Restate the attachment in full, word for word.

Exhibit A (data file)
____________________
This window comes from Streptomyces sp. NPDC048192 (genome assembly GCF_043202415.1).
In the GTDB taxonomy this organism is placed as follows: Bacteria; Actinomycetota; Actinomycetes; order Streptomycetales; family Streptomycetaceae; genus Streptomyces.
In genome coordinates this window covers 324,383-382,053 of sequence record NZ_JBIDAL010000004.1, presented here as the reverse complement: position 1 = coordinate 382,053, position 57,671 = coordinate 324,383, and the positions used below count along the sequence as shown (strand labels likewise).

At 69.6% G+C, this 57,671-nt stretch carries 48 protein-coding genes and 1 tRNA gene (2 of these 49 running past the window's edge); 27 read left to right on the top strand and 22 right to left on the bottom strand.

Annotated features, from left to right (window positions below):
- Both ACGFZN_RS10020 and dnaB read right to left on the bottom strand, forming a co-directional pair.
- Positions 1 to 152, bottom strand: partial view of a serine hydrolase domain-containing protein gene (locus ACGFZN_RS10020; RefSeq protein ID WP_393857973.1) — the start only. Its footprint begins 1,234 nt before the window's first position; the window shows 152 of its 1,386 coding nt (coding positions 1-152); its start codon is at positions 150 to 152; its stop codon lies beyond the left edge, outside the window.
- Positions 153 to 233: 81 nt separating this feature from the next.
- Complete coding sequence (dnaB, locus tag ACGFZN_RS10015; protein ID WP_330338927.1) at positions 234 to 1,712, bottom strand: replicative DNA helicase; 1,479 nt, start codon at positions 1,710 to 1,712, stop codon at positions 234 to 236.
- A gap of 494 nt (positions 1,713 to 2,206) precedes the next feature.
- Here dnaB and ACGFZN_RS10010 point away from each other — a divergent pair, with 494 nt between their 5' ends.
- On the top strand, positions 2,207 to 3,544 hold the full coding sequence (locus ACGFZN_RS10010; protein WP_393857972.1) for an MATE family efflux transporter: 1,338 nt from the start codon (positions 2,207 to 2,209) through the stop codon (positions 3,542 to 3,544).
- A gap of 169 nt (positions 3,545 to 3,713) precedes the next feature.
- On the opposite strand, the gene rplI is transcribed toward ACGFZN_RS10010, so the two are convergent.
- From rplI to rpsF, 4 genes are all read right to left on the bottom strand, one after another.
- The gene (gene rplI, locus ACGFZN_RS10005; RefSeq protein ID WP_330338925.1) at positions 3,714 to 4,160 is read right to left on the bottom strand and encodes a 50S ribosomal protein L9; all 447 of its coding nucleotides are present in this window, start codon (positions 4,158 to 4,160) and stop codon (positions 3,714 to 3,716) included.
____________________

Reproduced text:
This window comes from Streptomyces sp. NPDC048192 (genome assembly GCF_043202415.1).
In the GTDB taxonomy this organism is placed as follows: Bacteria; Actinomycetota; Actinomycetes; order Streptomycetales; family Streptomycetaceae; genus Streptomyces.
In genome coordinates this window covers 324,383-382,053 of sequence record NZ_JBIDAL010000004.1, presented here as the reverse complement: position 1 = coordinate 382,053, position 57,671 = coordinate 324,383, and the positions used below count along the sequence as shown (strand labels likewise).

At 69.6% G+C, this 57,671-nt stretch carries 48 protein-coding genes and 1 tRNA gene (2 of these 49 running past the window's edge); 27 read left to right on the top strand and 22 right to left on the bottom strand.

Annotated features, from left to right (window positions below):
- Both ACGFZN_RS10020 and dnaB read right to left on the bottom strand, forming a co-directional pair.
- Positions 1 to 152, bottom strand: partial view of a serine hydrolase domain-containing protein gene (locus ACGFZN_RS10020; RefSeq protein ID WP_393857973.1) — the start only. Its footprint begins 1,234 nt before the window's first position; the window shows 152 of its 1,386 coding nt (coding positions 1-152); its start codon is at positions 150 to 152; its stop codon lies beyond the left edge, outside the window.
- Positions 153 to 233: 81 nt separating this feature from the next.
- Complete coding sequence (dnaB, locus tag ACGFZN_RS10015; protein ID WP_330338927.1) at positions 234 to 1,712, bottom strand: replicative DNA helicase; 1,479 nt, start codon at positions 1,710 to 1,712, stop codon at positions 234 to 236.
- A gap of 494 nt (positions 1,713 to 2,206) precedes the next feature.
- Here dnaB and ACGFZN_RS10010 point away from each other — a divergent pair, with 494 nt between their 5' ends.
- On the top strand, positions 2,207 to 3,544 hold the full coding sequence (locus ACGFZN_RS10010; protein WP_393857972.1) for an MATE family efflux transporter: 1,338 nt from the start codon (positions 2,207 to 2,209) through the stop codon (positions 3,542 to 3,544).
- A gap of 169 nt (positions 3,545 to 3,713) precedes the next feature.
- On the opposite strand, the gene rplI is transcribed toward ACGFZN_RS10010, so the two are convergent.
- From rplI to rpsF, 4 genes are all read right to left on the bottom strand, one after another.
- The gene (gene rplI, locus ACGFZN_RS10005; RefSeq protein ID WP_330338925.1) at positions 3,714 to 4,160 is read right to left on the bottom strand and encodes a 50S ribosomal protein L9; all 447 of its coding nucleotides are present in this window, start codon (positions 4,158 to 4,160) and stop codon (positions 3,714 to 3,716) included.